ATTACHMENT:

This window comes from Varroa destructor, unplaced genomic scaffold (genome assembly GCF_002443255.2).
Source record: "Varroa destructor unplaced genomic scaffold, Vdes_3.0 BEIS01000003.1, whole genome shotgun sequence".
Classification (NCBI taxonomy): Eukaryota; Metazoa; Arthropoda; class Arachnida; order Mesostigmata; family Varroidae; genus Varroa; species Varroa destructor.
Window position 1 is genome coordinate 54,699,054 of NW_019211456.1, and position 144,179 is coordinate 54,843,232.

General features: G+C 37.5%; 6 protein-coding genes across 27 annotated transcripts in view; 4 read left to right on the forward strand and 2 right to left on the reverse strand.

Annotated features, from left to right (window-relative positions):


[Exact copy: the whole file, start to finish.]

This window comes from Varroa destructor, unplaced genomic scaffold (genome assembly GCF_002443255.2).
Source record: "Varroa destructor unplaced genomic scaffold, Vdes_3.0 BEIS01000003.1, whole genome shotgun sequence".
Classification (NCBI taxonomy): Eukaryota; Metazoa; Arthropoda; class Arachnida; order Mesostigmata; family Varroidae; genus Varroa; species Varroa destructor.
Window position 1 is genome coordinate 54,699,054 of NW_019211456.1, and position 144,179 is coordinate 54,843,232.

General features: G+C 37.5%; 6 protein-coding genes across 27 annotated transcripts in view; 4 read left to right on the forward strand and 2 right to left on the reverse strand.

Annotated features, from left to right (window-relative positions):